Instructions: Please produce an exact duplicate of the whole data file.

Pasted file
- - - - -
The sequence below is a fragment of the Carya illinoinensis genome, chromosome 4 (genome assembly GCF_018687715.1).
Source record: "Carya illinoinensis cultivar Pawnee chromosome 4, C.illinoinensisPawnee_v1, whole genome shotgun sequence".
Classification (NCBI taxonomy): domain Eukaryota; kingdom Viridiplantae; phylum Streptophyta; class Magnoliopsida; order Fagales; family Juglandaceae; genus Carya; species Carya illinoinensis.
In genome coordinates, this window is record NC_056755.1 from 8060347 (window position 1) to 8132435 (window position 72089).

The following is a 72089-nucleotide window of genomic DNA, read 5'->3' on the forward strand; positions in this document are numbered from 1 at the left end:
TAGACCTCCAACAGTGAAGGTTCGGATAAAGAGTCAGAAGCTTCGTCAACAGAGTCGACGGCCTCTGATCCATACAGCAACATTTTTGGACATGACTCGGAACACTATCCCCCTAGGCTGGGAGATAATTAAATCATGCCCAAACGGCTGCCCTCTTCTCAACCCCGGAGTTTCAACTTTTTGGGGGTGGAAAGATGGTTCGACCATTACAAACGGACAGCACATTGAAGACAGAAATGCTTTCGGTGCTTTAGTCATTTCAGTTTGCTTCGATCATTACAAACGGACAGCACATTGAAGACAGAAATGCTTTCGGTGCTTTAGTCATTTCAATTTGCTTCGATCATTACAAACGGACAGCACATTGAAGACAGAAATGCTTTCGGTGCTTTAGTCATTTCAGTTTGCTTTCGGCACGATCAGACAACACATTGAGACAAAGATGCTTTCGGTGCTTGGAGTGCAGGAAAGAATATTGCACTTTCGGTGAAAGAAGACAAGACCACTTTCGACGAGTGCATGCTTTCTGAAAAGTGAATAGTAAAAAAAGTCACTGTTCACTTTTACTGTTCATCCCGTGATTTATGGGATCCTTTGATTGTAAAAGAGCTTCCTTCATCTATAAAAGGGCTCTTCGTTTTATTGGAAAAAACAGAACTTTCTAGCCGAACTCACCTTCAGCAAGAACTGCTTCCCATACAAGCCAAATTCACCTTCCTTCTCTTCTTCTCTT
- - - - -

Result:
The sequence below is a fragment of the Carya illinoinensis genome, chromosome 4 (genome assembly GCF_018687715.1).
Source record: "Carya illinoinensis cultivar Pawnee chromosome 4, C.illinoinensisPawnee_v1, whole genome shotgun sequence".
Classification (NCBI taxonomy): domain Eukaryota; kingdom Viridiplantae; phylum Streptophyta; class Magnoliopsida; order Fagales; family Juglandaceae; genus Carya; species Carya illinoinensis.
In genome coordinates, this window is record NC_056755.1 from 8060347 (window position 1) to 8132435 (window position 72089).

The following is a 72089-nucleotide window of genomic DNA, read 5'->3' on the forward strand; positions in this document are numbered from 1 at the left end:
TAGACCTCCAACAGTGAAGGTTCGGATAAAGAGTCAGAAGCTTCGTCAACAGAGTCGACGGCCTCTGATCCATACAGCAACATTTTTGGACATGACTCGGAACACTATCCCCCTAGGCTGGGAGATAATTAAATCATGCCCAAACGGCTGCCCTCTTCTCAACCCCGGAGTTTCAACTTTTTGGGGGTGGAAAGATGGTTCGACCATTACAAACGGACAGCACATTGAAGACAGAAATGCTTTCGGTGCTTTAGTCATTTCAGTTTGCTTCGATCATTACAAACGGACAGCACATTGAAGACAGAAATGCTTTCGGTGCTTTAGTCATTTCAATTTGCTTCGATCATTACAAACGGACAGCACATTGAAGACAGAAATGCTTTCGGTGCTTTAGTCATTTCAGTTTGCTTTCGGCACGATCAGACAACACATTGAGACAAAGATGCTTTCGGTGCTTGGAGTGCAGGAAAGAATATTGCACTTTCGGTGAAAGAAGACAAGACCACTTTCGACGAGTGCATGCTTTCTGAAAAGTGAATAGTAAAAAAAGTCACTGTTCACTTTTACTGTTCATCCCGTGATTTATGGGATCCTTTGATTGTAAAAGAGCTTCCTTCATCTATAAAAGGGCTCTTCGTTTTATTGGAAAAAACAGAACTTTCTAGCCGAACTCACCTTCAGCAAGAACTGCTTCCCATACAAGCCAAATTCACCTTCCTTCTCTTCTTCTCTT